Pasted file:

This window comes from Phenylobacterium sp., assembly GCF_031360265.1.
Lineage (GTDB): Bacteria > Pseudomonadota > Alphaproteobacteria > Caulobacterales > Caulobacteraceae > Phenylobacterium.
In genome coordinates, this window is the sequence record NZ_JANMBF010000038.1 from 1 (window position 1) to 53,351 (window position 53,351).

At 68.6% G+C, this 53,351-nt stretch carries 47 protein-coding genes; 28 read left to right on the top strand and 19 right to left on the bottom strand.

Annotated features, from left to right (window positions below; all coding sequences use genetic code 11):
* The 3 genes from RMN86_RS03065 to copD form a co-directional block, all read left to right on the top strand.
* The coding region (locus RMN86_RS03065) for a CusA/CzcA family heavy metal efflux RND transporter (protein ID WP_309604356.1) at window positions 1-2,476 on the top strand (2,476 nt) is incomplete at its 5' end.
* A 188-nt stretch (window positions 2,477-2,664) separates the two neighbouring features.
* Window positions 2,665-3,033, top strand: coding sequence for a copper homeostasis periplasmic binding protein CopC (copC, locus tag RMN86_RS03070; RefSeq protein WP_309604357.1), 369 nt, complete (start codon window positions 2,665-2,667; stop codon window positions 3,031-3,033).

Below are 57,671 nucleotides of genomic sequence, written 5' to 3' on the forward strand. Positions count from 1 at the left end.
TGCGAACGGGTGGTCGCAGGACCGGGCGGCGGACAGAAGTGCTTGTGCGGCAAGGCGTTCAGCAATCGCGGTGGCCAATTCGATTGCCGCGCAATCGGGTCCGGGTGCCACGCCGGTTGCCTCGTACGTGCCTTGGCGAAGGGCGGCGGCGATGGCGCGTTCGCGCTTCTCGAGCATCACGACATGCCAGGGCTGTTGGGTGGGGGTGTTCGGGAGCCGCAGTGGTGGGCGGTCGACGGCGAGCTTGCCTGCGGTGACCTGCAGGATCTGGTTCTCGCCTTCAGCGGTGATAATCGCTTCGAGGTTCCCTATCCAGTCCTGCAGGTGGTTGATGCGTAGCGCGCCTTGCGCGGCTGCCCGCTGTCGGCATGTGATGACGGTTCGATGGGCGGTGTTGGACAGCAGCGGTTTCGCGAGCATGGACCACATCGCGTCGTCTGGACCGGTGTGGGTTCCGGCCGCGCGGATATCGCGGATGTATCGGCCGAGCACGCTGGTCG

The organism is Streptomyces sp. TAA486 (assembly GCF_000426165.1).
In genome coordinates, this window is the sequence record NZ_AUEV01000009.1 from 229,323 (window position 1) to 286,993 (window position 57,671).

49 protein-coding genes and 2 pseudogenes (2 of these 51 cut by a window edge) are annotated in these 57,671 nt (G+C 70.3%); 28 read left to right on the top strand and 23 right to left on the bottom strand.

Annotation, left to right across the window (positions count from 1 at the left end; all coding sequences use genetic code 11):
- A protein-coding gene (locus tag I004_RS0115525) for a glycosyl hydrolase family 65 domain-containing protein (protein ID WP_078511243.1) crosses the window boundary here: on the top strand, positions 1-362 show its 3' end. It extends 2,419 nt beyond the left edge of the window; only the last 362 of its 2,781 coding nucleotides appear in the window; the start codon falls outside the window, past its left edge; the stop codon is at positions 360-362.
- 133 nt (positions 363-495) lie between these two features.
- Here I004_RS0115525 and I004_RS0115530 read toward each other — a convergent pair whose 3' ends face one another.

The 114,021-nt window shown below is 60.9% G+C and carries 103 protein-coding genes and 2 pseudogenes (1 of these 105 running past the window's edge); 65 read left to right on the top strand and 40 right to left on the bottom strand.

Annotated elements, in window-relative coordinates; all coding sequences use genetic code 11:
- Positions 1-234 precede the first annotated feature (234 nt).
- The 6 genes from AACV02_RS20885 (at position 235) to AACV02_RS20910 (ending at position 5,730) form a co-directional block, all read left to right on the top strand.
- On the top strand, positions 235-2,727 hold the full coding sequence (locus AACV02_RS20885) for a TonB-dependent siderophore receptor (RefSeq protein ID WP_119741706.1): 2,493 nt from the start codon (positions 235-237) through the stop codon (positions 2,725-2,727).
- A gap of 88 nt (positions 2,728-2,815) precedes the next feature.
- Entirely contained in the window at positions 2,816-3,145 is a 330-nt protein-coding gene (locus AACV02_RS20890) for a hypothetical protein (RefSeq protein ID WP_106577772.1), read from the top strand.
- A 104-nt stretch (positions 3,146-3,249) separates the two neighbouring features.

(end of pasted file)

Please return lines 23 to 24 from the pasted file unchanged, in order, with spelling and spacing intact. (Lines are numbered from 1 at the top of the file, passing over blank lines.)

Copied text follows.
- On the top strand, positions 235-2,727 hold the full coding sequence (locus AACV02_RS20885) for a TonB-dependent siderophore receptor (RefSeq protein ID WP_119741706.1): 2,493 nt from the start codon (positions 235-237) through the stop codon (positions 2,725-2,727).
- A gap of 88 nt (positions 2,728-2,815) precedes the next feature.